The Moon is Earth's only permanent natural satellite. It is the fifth-largest natural satellite in the Solar System, and the largest among planetary satellites relative to the size of the planet that it orbits . It is the second-densest satellite among those whose densities are known .
After five years of travel to Jupiter, NASA’s Juno spacecraft entered into the massive planet's orbit late last night. For a sense of scale, the Great Red Spot you can see here at right is far larger than all of planet Earth! Jupiter was most likely the first planet formed after our sun and the technology aboard Juno could lead us to have a better understanding of the origins of our solar system. This Overview was created from a composite of imagery from the Hubble Telescope — Daily Overview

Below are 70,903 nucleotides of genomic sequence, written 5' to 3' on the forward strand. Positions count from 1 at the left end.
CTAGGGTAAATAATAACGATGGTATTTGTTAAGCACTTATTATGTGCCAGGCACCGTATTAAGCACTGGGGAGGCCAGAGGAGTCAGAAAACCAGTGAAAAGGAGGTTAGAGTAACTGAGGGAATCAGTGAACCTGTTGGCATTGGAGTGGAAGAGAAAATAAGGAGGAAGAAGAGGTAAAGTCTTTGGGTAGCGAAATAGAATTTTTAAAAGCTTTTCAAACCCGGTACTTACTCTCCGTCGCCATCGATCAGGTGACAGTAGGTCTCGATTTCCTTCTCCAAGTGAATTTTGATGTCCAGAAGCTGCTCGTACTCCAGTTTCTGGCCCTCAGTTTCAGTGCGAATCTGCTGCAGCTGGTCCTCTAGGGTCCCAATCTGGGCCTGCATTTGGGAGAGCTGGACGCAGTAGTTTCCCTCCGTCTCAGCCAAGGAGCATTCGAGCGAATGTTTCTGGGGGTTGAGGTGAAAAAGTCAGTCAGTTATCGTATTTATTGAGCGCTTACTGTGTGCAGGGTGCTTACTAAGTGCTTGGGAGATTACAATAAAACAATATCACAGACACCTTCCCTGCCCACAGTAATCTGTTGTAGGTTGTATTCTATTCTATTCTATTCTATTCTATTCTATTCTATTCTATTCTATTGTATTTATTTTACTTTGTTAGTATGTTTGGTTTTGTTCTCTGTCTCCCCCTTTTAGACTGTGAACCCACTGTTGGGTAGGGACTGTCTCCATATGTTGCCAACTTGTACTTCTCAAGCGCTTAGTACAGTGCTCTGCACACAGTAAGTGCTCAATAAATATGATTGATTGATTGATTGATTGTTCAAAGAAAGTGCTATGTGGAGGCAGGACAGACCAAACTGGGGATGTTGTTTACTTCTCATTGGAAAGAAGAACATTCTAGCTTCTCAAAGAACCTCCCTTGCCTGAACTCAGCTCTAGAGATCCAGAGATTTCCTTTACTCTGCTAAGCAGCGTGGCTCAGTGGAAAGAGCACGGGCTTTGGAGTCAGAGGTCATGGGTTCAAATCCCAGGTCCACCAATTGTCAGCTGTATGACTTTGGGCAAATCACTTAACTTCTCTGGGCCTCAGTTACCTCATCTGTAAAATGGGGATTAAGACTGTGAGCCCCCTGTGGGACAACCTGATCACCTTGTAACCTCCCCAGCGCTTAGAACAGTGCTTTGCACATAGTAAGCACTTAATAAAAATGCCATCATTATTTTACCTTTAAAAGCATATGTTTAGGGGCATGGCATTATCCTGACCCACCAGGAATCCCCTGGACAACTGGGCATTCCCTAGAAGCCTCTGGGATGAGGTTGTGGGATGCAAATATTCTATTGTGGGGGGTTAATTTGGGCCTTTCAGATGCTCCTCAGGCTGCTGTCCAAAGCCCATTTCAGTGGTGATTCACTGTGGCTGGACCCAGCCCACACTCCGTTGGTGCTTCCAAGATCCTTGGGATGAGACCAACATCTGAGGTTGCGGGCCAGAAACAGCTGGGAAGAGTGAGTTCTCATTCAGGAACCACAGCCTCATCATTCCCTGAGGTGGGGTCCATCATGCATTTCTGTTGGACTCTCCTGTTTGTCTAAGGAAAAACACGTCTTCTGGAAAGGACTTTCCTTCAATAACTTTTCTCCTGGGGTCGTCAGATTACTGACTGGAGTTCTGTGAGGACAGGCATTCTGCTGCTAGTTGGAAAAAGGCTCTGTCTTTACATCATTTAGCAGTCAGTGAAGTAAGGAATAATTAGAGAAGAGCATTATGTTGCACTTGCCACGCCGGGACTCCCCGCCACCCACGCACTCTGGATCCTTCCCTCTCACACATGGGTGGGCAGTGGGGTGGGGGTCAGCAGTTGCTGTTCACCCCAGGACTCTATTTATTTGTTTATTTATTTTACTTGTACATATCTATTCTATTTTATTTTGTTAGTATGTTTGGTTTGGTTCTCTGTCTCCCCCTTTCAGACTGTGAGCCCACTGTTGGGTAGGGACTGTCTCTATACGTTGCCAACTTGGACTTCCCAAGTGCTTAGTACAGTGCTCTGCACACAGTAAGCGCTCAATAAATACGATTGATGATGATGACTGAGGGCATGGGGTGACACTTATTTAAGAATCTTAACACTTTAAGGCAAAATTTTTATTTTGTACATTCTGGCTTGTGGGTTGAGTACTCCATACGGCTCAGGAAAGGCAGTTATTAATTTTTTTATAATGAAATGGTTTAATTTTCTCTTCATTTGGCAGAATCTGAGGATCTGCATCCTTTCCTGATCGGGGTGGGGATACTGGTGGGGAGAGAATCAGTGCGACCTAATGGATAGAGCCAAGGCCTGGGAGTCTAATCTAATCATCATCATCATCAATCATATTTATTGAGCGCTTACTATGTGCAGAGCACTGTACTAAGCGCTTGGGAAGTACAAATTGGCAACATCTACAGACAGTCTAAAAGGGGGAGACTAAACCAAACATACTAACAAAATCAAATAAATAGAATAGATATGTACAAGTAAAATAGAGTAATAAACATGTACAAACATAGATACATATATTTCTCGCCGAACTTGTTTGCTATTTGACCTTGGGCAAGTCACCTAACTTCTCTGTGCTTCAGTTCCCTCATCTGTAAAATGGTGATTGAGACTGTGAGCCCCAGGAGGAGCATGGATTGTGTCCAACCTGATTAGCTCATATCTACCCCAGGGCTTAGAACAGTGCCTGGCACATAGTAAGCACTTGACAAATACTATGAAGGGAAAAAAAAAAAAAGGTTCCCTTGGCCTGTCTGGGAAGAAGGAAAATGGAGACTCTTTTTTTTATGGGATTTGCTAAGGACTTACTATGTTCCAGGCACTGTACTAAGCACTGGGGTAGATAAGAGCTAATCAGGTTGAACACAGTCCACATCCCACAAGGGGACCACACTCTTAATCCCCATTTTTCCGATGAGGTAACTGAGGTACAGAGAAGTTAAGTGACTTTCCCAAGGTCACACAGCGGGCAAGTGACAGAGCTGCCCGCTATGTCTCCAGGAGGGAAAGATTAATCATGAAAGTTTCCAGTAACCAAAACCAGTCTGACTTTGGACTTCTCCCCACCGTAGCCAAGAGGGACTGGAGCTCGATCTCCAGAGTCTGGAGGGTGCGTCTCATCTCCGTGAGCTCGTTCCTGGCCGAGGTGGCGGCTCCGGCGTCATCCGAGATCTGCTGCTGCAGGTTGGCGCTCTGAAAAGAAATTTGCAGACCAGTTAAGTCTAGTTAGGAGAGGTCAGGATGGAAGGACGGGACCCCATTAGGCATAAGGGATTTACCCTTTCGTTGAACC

"Supermoon." Bigger and brighter then normal full moons, the supermoon on June 22/23 will be the closest and largest full moon for all of 2013. The moon will be some 29,000 miles closer to Earth than the farthest point in its orbit, but not to worry the moon will still be more than 221,000 miles away from our blue planet. --- This is an animation of the moon that was created using data from NASA's LRO satellite. Credit: NASA/Goddard/LRO
NASA Measures Impact of Solar Flare on Earth's Atmosphere - A key NASA instrument that can directly measure the impact of solar events on the Earth’s upper atmosphere has weighed in on the huge flare that impacted Earth last week. The flare was considered one of the largest solar events in years even though its impact on the power grid and communications was minimal due to the angle it hit Earth.
The Jovian cloudscape boasts the most spectacular light show in the solar system, with northern and southern lights to dazzle even the most jaded space traveler. Jupiter's auroras are hundreds of times more powerful than Earth's, and they form a glowing ring around each pole that's bigger than our home planet. Revolving outside this auroral oval are the glowing, electric “footprints” of Jupiter's three largest moons.